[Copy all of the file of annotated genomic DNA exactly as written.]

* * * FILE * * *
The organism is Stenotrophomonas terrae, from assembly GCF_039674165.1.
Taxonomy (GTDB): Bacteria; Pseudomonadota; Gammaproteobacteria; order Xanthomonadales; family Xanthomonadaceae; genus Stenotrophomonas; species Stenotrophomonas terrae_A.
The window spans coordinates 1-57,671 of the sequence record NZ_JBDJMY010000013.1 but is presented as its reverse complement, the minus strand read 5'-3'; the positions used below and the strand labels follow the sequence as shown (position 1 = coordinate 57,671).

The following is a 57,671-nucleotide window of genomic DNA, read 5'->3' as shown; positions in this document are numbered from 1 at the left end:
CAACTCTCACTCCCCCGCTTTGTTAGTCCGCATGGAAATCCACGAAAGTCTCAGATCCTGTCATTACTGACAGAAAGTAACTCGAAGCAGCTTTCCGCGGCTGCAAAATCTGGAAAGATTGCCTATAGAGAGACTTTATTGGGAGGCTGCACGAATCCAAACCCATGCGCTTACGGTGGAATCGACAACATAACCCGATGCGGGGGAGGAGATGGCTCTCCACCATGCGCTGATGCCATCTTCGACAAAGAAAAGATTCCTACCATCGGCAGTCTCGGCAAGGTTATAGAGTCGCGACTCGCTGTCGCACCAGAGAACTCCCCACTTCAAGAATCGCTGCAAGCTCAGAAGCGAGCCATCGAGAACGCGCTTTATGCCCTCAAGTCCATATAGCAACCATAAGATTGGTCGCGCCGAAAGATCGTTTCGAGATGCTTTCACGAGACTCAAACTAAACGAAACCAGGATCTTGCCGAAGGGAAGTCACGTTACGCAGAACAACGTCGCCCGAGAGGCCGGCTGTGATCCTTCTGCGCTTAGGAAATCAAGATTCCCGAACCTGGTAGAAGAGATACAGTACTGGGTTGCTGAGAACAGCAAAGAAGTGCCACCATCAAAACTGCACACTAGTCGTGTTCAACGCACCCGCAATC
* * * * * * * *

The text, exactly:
The organism is Stenotrophomonas terrae, from assembly GCF_039674165.1.
Taxonomy (GTDB): Bacteria; Pseudomonadota; Gammaproteobacteria; order Xanthomonadales; family Xanthomonadaceae; genus Stenotrophomonas; species Stenotrophomonas terrae_A.
The window spans coordinates 1-57,671 of the sequence record NZ_JBDJMY010000013.1 but is presented as its reverse complement, the minus strand read 5'-3'; the positions used below and the strand labels follow the sequence as shown (position 1 = coordinate 57,671).

The following is a 57,671-nucleotide window of genomic DNA, read 5'->3' as shown; positions in this document are numbered from 1 at the left end:
CAACTCTCACTCCCCCGCTTTGTTAGTCCGCATGGAAATCCACGAAAGTCTCAGATCCTGTCATTACTGACAGAAAGTAACTCGAAGCAGCTTTCCGCGGCTGCAAAATCTGGAAAGATTGCCTATAGAGAGACTTTATTGGGAGGCTGCACGAATCCAAACCCATGCGCTTACGGTGGAATCGACAACATAACCCGATGCGGGGGAGGAGATGGCTCTCCACCATGCGCTGATGCCATCTTCGACAAAGAAAAGATTCCTACCATCGGCAGTCTCGGCAAGGTTATAGAGTCGCGACTCGCTGTCGCACCAGAGAACTCCCCACTTCAAGAATCGCTGCAAGCTCAGAAGCGAGCCATCGAGAACGCGCTTTATGCCCTCAAGTCCATATAGCAACCATAAGATTGGTCGCGCCGAAAGATCGTTTCGAGATGCTTTCACGAGACTCAAACTAAACGAAACCAGGATCTTGCCGAAGGGAAGTCACGTTACGCAGAACAACGTCGCCCGAGAGGCCGGCTGTGATCCTTCTGCGCTTAGGAAATCAAGATTCCCGAACCTGGTAGAAGAGATACAGTACTGGGTTGCTGAGAACAGCAAAGAAGTGCCACCATCAAAACTGCACACTAGTCGTGTTCAACGCACCCGCAATC